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Food & Drink

Downtown San Francisco McDonald’s shutters after nearly 30 years

A McDonald's restaurant in a cityscape with tall buildings and a blue sky.
The franchise owner of a McDonald's restaurant on Front Street in Downtown San Francisco’s financial district announced its closure last Friday. | Source: Courtesy Google Street View

A Downtown San Francisco McDonald's has closed, with its franchise owner citing challenging economic conditions and empty offices.

A sign in the restaurant's door Tuesday on Front Street between Sacramento and California streets in the city's Financial District said, "We are thankful to have been a part of your daily meal routine" since 1994. 

Owner-operator Scott Rodrick said all employees at the restaurant were offered work opportunities at his other San Francisco locations. 

READ MORE: Downtown San Francisco 24 Hour Fitness Closing After 29 Years

The sign also directed hungry patrons to Rodrick's McDonald's on Sutter Street between Powell and Stockton streets near the city's Union Square shopping district.

Rodrick, a Dartmouth College graduate and former investment banker who has also co-founded a separate boutique restaurant group, has said he owns and operates the city's largest McDonald's franchise company.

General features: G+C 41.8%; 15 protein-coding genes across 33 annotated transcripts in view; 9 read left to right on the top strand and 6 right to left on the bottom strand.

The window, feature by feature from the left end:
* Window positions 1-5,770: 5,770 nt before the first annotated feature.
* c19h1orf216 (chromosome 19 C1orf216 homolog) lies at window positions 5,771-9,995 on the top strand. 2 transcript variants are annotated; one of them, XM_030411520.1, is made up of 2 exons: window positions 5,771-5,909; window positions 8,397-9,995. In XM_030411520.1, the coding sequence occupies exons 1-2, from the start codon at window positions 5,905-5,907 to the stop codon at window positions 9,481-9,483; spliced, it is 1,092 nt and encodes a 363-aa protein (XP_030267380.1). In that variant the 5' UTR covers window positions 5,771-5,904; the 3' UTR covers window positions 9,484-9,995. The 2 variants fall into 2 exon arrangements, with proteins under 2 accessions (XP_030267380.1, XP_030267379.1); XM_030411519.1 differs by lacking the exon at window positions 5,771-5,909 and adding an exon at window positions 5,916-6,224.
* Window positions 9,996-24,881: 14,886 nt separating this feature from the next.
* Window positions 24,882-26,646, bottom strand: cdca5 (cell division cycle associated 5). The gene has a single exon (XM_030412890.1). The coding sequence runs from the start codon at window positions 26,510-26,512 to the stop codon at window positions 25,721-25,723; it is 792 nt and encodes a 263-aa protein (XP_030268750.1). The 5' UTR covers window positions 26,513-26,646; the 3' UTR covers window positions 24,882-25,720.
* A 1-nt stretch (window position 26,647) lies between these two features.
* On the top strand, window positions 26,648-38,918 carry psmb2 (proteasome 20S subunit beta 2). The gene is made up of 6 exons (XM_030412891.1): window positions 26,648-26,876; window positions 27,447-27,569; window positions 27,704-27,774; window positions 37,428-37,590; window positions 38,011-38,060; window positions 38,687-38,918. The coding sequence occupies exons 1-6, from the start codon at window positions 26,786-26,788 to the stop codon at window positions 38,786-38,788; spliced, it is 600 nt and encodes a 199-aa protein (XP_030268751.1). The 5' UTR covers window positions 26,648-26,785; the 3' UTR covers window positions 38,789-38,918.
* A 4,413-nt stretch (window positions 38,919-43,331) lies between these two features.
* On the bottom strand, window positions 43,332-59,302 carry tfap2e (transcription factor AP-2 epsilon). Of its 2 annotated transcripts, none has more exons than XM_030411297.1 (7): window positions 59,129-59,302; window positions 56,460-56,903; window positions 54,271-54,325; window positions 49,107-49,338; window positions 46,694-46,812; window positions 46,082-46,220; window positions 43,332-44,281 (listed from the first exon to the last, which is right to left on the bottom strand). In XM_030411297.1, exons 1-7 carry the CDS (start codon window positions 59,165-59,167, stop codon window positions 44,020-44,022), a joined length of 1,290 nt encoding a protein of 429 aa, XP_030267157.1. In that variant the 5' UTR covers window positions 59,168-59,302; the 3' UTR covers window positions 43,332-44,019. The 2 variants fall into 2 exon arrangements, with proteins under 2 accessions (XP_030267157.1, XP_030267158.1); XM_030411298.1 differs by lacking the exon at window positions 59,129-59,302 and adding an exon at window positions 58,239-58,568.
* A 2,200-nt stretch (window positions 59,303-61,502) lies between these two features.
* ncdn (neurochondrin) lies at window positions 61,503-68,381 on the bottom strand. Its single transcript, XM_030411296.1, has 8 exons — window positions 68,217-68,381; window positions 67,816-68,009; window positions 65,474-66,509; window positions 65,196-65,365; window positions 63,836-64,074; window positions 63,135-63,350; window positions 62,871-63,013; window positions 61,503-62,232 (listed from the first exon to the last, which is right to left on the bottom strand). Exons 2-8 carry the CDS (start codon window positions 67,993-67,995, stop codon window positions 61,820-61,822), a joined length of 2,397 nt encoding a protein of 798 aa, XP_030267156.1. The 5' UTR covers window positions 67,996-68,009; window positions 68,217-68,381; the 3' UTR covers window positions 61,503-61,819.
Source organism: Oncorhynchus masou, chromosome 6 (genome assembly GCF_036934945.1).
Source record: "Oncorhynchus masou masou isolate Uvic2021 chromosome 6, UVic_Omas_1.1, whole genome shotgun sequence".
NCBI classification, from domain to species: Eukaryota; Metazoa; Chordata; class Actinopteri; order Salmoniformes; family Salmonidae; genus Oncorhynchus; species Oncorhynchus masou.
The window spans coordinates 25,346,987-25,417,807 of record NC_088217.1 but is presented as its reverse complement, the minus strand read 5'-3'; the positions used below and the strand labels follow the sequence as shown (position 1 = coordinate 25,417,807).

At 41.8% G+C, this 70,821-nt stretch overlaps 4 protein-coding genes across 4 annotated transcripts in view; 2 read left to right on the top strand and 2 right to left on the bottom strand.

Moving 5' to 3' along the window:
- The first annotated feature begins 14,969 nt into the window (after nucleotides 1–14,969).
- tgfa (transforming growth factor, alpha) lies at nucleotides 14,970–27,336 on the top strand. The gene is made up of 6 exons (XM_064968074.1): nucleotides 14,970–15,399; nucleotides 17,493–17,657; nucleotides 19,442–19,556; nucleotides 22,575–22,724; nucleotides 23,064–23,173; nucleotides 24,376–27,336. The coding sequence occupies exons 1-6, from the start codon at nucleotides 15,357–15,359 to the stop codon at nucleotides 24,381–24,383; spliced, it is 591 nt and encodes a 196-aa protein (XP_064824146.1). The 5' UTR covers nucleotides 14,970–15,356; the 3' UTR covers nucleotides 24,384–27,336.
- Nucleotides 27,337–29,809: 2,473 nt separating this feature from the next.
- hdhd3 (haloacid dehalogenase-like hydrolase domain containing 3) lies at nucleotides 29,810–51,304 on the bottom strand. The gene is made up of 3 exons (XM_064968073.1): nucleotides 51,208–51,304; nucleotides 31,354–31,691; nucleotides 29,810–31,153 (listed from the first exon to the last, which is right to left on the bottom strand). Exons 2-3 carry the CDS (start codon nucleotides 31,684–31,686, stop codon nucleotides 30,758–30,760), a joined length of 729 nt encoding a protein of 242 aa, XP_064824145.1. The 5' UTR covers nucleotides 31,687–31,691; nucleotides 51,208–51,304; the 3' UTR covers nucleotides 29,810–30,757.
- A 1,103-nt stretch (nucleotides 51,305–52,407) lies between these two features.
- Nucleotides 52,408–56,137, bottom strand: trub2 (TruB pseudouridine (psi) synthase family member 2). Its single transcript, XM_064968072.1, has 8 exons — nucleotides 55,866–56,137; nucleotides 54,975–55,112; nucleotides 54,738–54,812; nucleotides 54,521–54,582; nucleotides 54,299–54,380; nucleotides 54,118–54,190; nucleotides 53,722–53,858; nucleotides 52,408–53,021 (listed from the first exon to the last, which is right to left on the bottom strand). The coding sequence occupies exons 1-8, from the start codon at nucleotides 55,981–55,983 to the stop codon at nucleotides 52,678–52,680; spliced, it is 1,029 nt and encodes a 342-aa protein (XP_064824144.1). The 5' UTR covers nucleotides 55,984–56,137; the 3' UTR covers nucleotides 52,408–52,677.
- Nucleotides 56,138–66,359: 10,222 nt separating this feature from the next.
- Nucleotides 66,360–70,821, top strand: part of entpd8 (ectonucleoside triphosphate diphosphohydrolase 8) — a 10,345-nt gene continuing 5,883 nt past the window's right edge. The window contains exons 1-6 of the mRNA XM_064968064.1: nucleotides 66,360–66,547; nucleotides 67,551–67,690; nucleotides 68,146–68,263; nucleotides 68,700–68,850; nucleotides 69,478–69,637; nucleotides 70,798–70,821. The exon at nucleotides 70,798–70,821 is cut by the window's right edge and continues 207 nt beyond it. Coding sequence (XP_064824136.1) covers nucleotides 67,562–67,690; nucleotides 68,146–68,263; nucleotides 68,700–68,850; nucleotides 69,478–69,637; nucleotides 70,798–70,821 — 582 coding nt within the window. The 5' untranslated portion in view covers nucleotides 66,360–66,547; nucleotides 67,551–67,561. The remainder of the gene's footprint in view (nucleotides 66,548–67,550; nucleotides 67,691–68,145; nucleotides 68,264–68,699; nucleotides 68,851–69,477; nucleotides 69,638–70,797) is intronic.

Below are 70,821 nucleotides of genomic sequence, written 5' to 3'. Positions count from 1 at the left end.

Last Friday's closure "was not an easy decision," Rodrick told The Standard.

"The economics of running a franchised restaurant in San Francisco continue to be a challenge, particularly in a downtown that is impacted by high office building vacancy rates and visitor trends that have not recovered since the pandemic."

He also said that having no parking or a drive-through lane were factors in his decision to close the business.

A separate McDonald's remains open at 609 Market St., which Rodrick does not own.

Downtown San Francisco restaurants and eateries have taken some blows in the pandemic's wake compared with other U.S. cities. In October, Starbucks announced it would close seven locations in San Francisco.

A San Francisco Target recently closed due to rampant shoplifting. The operators of the Westfield mall near Union Square announced they would turn over the mall to their bank, citing declining sales.

While Union Square has faced serious issues with closures, with roughly half of the area's stores having closed since 2019, the shopping district has also welcomed new stores, including a hot yoga studio and a high-end Spanish shoe store.